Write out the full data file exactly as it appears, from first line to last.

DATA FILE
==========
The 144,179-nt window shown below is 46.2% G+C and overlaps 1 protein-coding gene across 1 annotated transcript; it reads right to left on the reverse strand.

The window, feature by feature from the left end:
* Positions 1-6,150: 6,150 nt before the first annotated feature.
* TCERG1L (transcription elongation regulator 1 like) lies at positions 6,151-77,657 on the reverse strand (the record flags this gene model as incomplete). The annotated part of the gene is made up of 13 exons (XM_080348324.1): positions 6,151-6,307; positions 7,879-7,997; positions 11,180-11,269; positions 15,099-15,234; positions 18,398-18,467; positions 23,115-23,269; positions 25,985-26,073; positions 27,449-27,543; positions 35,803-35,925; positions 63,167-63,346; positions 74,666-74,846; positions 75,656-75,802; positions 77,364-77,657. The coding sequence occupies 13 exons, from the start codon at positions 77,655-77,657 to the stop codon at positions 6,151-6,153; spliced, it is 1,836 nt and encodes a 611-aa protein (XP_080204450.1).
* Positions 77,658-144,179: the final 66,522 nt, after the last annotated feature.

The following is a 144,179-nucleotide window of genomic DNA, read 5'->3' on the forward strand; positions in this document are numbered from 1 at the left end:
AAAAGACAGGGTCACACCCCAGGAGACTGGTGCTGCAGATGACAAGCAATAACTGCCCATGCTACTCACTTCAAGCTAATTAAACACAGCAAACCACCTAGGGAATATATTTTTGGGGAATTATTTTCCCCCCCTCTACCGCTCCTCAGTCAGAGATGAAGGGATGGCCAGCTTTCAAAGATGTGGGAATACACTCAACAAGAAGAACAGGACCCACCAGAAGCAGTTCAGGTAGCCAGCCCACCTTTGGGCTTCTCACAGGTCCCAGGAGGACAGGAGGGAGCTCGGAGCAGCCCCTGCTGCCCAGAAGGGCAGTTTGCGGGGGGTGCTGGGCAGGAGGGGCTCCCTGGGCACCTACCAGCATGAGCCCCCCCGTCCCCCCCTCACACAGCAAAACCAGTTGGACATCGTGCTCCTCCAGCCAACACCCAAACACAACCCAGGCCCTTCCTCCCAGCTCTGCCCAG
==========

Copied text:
The 144,179-nt window shown below is 46.2% G+C and overlaps 1 protein-coding gene across 1 annotated transcript; it reads right to left on the reverse strand.

The window, feature by feature from the left end:
* Positions 1-6,150: 6,150 nt before the first annotated feature.
* TCERG1L (transcription elongation regulator 1 like) lies at positions 6,151-77,657 on the reverse strand (the record flags this gene model as incomplete). The annotated part of the gene is made up of 13 exons (XM_080348324.1): positions 6,151-6,307; positions 7,879-7,997; positions 11,180-11,269; positions 15,099-15,234; positions 18,398-18,467; positions 23,115-23,269; positions 25,985-26,073; positions 27,449-27,543; positions 35,803-35,925; positions 63,167-63,346; positions 74,666-74,846; positions 75,656-75,802; positions 77,364-77,657. The coding sequence occupies 13 exons, from the start codon at positions 77,655-77,657 to the stop codon at positions 6,151-6,153; spliced, it is 1,836 nt and encodes a 611-aa protein (XP_080204450.1).
* Positions 77,658-144,179: the final 66,522 nt, after the last annotated feature.

The following is a 144,179-nucleotide window of genomic DNA, read 5'->3' on the forward strand; positions in this document are numbered from 1 at the left end:
AAAAGACAGGGTCACACCCCAGGAGACTGGTGCTGCAGATGACAAGCAATAACTGCCCATGCTACTCACTTCAAGCTAATTAAACACAGCAAACCACCTAGGGAATATATTTTTGGGGAATTATTTTCCCCCCCTCTACCGCTCCTCAGTCAGAGATGAAGGGATGGCCAGCTTTCAAAGATGTGGGAATACACTCAACAAGAAGAACAGGACCCACCAGAAGCAGTTCAGGTAGCCAGCCCACCTTTGGGCTTCTCACAGGTCCCAGGAGGACAGGAGGGAGCTCGGAGCAGCCCCTGCTGCCCAGAAGGGCAGTTTGCGGGGGGTGCTGGGCAGGAGGGGCTCCCTGGGCACCTACCAGCATGAGCCCCCCCGTCCCCCCCTCACACAGCAAAACCAGTTGGACATCGTGCTCCTCCAGCCAACACCCAAACACAACCCAGGCCCTTCCTCCCAGCTCTGCCCAG